Late last year, I attended the Dixie Cup in Houston. One of the speakers was Dr. Chris White, the founder of White Labs Yeast. He spoke about several things White Labs was doing, including opening a tasting room, but for me the most interesting part of his talk involved some experiments with yeast strains and IBUs.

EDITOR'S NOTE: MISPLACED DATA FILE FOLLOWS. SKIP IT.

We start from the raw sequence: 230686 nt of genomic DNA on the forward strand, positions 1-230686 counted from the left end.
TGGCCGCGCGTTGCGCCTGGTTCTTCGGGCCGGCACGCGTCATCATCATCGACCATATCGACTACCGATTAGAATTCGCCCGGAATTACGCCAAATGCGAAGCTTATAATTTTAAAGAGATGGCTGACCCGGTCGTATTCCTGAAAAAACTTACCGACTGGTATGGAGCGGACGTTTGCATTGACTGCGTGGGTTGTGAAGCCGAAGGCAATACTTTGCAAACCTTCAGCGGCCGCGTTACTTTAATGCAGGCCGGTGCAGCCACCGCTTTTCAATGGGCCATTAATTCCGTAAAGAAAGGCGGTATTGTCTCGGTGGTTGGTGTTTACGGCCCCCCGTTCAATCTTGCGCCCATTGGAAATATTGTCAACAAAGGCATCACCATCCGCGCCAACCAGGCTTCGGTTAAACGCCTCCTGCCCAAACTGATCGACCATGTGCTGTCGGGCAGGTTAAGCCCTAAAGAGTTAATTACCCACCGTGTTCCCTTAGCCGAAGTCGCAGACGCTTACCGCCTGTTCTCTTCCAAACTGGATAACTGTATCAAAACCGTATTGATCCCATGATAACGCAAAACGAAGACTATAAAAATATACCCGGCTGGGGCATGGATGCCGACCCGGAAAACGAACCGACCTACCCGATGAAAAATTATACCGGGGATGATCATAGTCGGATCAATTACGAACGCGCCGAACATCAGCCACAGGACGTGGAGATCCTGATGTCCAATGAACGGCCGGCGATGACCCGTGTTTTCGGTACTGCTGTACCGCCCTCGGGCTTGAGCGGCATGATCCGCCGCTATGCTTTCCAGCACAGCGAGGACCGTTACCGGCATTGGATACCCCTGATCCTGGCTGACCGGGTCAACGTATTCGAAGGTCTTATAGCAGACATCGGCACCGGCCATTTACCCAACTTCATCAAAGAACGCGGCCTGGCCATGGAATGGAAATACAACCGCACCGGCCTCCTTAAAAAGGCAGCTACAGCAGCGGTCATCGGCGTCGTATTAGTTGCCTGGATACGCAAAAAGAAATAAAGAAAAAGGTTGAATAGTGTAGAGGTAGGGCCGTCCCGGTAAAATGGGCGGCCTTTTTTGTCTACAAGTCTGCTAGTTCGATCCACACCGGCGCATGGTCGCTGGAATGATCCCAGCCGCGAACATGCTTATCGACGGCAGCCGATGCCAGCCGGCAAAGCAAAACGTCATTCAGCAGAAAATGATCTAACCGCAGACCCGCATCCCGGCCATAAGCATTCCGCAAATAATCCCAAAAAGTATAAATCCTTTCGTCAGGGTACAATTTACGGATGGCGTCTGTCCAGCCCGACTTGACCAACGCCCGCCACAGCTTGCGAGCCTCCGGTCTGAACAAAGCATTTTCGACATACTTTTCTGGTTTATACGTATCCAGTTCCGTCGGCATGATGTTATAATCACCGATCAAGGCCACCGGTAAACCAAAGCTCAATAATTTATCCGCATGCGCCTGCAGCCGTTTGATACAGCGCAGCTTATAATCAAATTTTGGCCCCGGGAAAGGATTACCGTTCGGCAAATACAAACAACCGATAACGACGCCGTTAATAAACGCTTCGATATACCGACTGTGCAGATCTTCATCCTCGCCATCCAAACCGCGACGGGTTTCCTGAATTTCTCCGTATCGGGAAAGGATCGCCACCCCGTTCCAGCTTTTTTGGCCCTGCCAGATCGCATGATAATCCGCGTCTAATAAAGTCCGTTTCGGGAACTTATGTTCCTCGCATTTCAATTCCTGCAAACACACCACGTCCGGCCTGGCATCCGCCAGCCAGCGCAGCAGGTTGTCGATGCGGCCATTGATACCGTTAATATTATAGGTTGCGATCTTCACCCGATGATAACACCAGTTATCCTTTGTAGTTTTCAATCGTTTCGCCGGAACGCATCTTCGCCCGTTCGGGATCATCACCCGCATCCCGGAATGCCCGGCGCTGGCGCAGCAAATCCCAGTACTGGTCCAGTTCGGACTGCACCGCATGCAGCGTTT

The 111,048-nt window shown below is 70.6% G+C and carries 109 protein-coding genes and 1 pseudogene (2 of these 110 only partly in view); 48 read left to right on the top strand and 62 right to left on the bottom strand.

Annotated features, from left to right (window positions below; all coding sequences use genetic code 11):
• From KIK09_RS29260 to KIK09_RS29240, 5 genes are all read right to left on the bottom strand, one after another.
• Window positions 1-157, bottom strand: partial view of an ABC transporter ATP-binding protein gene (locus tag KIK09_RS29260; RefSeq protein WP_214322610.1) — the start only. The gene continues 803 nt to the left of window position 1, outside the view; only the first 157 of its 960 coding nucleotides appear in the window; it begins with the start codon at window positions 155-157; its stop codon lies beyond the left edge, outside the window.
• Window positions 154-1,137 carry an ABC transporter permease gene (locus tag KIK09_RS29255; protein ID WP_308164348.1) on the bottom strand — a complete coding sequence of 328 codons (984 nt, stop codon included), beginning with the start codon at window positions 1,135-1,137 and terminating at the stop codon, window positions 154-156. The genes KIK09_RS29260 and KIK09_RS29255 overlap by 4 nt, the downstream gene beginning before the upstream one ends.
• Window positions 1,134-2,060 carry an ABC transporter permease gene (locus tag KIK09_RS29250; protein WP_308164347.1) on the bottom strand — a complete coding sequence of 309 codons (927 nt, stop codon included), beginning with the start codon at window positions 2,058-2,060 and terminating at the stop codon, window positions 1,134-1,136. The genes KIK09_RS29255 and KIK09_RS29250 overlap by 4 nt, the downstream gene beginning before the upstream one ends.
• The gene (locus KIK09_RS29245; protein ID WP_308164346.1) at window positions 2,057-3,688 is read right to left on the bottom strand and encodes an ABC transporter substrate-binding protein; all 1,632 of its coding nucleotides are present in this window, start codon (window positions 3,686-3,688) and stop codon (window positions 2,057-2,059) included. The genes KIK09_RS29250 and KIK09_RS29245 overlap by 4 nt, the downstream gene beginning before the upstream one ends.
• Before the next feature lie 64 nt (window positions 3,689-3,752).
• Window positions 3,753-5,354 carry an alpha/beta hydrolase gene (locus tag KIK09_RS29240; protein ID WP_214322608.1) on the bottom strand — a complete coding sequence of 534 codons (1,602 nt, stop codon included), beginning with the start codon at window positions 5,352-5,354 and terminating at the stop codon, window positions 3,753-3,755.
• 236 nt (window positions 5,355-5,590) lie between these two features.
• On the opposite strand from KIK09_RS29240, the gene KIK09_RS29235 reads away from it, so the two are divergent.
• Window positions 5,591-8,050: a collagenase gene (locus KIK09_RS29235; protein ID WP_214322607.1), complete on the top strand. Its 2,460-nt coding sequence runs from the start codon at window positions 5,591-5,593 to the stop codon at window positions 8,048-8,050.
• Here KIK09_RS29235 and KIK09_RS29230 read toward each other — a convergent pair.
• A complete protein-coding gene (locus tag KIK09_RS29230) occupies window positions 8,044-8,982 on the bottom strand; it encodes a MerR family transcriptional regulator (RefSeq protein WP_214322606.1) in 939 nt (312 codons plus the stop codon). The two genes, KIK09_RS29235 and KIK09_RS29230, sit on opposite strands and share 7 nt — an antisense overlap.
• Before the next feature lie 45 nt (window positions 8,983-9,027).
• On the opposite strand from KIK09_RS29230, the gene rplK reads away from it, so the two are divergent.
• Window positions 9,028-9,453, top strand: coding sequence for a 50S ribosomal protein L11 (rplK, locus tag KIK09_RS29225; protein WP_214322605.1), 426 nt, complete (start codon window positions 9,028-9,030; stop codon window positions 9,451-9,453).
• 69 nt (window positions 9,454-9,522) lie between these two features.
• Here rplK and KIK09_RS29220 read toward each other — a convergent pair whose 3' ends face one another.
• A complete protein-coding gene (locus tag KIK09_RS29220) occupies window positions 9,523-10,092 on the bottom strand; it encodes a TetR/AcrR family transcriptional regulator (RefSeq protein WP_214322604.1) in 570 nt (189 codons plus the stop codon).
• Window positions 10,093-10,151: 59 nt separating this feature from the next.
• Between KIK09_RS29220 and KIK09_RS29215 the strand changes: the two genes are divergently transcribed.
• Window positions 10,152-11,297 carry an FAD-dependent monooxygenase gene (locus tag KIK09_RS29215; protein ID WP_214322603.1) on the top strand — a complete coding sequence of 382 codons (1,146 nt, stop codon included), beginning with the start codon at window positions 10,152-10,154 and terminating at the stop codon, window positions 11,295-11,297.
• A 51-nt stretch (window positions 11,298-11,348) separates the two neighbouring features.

White and his staff made up a standard wort, with a known (calculated) level of bitterness, and fermented aliquots of it with each of the White Labs strains. Each beer was then analyzed for its actual level of bitterness (in IBUs). He then compared the measured IBUs to the predicted IBUs for each strain. If the two were equal, the beer was given a score of 1. If the measured IBUs were less than the predicted IBUs, the beer received a score between zero and one. For example, if the beer was expected to have 100 IBUs, but only had 80, the beer would be given a 0.8. (Note: the experiment wasn’t done with 100 IBU beers, I just used that number as an example because it’s easy to see how the proportions worked out.) And if the beer was more bitter than predicted, the beer received a number over 1.